Effects of oil contaminants on survivorship of larvae of the scleractinian reef corals Acropora tenuis, Goniastrea aspera and Platygyra sinensis from the Great Barrier Reef
Lane, A & Harrison, PL 2002, 'Effects of oil contaminants on survivorship of larvae of the scleractinian reef corals Acropora tenuis, Goniastrea aspera and Platygyra sinensis from the Great Barrier Reef', in MK Moosa, S Soemodihardjo, A Soegiarto, K Romimohtarto, A Nontji, Soekarno & Suharsono (eds), Proceedings 9th International Coral Reef Symposium, Bali, Indonesia, 23-27 October, 2000, State Ministry for the Environment, Jakarta, Indonesia, pp. 443-448. ISBN: 9798105974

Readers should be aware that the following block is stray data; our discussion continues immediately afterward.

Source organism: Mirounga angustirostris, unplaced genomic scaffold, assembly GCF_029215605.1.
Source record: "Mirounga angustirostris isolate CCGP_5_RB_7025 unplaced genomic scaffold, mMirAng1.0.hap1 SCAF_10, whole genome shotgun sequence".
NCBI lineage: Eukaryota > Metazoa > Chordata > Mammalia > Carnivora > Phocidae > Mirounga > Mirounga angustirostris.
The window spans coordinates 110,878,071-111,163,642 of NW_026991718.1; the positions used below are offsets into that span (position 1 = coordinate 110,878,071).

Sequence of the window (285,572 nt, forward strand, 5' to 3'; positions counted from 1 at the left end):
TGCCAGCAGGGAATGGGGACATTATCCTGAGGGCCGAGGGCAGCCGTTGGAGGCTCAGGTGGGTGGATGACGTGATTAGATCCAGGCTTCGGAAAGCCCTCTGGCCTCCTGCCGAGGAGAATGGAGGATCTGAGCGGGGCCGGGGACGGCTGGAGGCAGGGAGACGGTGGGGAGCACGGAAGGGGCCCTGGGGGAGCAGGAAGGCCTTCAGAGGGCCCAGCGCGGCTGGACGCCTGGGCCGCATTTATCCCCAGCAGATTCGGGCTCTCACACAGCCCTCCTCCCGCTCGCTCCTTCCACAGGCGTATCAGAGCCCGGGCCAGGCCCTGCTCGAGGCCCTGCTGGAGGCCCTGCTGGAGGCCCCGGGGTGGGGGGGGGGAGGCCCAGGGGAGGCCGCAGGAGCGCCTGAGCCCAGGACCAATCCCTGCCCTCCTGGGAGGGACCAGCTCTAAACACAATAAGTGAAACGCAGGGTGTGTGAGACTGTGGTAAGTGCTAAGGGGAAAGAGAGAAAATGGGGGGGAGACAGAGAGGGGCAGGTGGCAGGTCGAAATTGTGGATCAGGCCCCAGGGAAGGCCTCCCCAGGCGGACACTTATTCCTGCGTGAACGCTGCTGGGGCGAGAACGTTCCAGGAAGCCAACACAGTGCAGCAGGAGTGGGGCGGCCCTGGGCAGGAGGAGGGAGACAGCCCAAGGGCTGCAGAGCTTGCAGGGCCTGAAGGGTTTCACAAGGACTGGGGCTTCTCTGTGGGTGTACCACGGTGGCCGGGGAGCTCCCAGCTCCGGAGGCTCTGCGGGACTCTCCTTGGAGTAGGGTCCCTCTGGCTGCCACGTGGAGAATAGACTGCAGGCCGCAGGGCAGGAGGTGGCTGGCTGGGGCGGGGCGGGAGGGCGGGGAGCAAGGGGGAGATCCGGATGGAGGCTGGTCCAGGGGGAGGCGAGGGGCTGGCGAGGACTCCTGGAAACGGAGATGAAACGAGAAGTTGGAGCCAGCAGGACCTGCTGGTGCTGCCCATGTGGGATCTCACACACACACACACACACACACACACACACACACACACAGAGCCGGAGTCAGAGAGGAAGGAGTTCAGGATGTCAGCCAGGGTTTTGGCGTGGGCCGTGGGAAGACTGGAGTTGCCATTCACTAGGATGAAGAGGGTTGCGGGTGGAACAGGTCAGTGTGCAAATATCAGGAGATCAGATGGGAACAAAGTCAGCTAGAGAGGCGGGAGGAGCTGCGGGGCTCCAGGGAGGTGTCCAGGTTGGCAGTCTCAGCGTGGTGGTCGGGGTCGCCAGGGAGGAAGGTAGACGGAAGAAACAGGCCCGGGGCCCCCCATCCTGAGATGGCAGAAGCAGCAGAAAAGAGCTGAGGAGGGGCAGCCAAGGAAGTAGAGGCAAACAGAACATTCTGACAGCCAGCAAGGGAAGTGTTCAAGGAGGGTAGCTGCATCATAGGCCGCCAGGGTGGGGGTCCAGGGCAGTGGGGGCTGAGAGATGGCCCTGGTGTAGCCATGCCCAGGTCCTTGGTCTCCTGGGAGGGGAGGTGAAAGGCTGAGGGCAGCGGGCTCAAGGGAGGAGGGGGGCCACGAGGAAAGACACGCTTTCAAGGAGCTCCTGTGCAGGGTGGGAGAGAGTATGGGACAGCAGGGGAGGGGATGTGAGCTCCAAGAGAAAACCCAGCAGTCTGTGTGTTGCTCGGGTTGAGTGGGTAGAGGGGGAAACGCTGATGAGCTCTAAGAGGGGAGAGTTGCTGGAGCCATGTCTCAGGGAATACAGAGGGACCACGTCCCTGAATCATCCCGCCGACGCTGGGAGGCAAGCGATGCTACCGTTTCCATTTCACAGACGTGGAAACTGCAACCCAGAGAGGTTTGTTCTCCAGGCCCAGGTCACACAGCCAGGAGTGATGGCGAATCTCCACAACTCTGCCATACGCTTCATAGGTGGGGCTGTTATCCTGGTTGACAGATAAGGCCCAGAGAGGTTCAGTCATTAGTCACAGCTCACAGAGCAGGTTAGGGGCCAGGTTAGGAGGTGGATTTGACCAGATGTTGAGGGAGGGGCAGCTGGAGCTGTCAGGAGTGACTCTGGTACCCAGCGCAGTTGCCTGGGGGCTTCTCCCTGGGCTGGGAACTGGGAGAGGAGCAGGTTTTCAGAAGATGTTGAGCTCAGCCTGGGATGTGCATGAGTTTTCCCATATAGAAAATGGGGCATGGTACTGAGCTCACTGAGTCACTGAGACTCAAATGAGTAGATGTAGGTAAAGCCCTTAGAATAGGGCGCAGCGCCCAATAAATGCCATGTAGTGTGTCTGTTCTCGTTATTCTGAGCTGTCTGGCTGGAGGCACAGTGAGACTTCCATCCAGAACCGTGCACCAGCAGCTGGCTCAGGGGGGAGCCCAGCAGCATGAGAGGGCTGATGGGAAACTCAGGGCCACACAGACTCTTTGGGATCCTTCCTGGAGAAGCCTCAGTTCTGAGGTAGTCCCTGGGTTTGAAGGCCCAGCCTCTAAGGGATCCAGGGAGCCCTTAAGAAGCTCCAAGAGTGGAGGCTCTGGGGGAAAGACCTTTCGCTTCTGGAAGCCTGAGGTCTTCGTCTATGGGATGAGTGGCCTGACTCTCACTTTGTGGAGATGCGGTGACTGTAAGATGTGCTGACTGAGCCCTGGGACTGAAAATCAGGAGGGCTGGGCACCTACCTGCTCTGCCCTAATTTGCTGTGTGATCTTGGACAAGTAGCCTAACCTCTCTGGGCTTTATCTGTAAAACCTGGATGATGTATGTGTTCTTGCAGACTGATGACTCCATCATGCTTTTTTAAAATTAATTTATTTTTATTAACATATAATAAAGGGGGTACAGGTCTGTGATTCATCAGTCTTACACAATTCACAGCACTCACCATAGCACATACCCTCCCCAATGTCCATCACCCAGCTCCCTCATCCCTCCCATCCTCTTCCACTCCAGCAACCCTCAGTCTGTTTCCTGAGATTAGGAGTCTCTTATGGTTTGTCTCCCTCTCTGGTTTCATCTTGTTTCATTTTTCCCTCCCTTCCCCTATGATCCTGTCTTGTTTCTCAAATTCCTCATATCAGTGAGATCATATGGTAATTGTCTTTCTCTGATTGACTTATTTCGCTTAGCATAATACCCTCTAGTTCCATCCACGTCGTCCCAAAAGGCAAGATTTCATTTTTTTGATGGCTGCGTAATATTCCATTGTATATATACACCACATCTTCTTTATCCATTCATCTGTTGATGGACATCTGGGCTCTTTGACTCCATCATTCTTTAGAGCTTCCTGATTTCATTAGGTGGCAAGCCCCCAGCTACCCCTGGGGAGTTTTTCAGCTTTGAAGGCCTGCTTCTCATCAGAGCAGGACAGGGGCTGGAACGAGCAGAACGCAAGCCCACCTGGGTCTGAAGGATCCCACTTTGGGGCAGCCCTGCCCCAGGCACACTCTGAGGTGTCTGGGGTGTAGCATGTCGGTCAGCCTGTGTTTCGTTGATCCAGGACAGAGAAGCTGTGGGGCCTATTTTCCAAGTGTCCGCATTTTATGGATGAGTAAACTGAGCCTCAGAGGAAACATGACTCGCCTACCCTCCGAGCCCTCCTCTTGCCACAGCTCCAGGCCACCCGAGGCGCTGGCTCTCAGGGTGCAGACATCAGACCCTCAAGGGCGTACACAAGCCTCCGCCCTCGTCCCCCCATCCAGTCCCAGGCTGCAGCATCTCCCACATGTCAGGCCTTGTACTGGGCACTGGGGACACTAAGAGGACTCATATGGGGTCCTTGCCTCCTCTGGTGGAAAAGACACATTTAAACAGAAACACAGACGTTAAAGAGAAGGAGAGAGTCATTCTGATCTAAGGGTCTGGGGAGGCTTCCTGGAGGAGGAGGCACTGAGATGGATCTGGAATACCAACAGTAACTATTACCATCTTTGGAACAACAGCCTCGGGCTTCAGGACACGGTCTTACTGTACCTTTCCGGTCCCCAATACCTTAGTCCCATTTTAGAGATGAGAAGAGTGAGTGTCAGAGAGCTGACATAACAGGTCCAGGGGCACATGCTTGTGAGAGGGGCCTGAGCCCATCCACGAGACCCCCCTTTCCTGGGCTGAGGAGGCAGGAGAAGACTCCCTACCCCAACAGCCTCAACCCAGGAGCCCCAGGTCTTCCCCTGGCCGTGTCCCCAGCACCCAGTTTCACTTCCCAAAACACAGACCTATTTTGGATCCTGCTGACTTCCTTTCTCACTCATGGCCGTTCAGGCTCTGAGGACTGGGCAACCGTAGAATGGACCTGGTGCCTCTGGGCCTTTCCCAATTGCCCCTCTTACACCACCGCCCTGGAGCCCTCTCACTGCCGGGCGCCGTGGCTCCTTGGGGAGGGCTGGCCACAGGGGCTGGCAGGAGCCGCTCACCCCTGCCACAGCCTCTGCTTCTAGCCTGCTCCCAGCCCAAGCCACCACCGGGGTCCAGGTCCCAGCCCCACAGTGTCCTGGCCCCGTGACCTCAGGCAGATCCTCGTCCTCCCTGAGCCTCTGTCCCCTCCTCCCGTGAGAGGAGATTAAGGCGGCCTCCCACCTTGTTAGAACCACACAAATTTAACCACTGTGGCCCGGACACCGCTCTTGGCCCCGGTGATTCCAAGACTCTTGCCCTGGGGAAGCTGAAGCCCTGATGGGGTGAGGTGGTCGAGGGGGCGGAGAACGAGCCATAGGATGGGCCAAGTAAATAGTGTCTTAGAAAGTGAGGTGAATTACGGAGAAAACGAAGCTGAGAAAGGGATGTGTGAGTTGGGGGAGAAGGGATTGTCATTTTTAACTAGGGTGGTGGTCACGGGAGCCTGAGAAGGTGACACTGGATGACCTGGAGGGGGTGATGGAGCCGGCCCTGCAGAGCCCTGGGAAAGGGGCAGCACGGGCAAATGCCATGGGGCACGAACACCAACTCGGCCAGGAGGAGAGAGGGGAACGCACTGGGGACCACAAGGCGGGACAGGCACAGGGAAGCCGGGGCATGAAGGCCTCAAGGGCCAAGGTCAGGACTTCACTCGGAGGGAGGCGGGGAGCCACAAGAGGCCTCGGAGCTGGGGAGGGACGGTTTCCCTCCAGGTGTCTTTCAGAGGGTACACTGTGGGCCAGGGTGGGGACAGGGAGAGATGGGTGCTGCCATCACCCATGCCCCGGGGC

Previous studies have shown that oil contaminants may seriously harm scleractinian corals, with effects ranging from sub-lethal responses including reduced reproductive success, to mortality of corals. However, information on the specific toxicity of oil and dispersed oil to coral larvae is very limited. This study examined the effects of the water accommodated fraction (WAF) of fuel oil, dispersed fuel oil, and Ardrox 6120 dispersant on the survivorship of Acropora tenuis, Goniastrea aspera, and Platygyra sinensis scleractinian coral larvae. The results showed that dispersed oil and dispersant are far more toxic than undispersed oil WAF to the survivorship of these larvae. The concentrations of dispersed oil and dispersant causing high levels of mortality were well within the range that may be expected in the vicinity of an oil slick that has been chemically dispersed. These results clearly demonstrate that coral reproductive success will be significantly impaired if coral larvae encounter chemically dispersed oil or dispersant. Therefore, dispersants should not be used in the vicinity of coral reefs during coral spawning episodes or the subsequent planktonic larval development phase.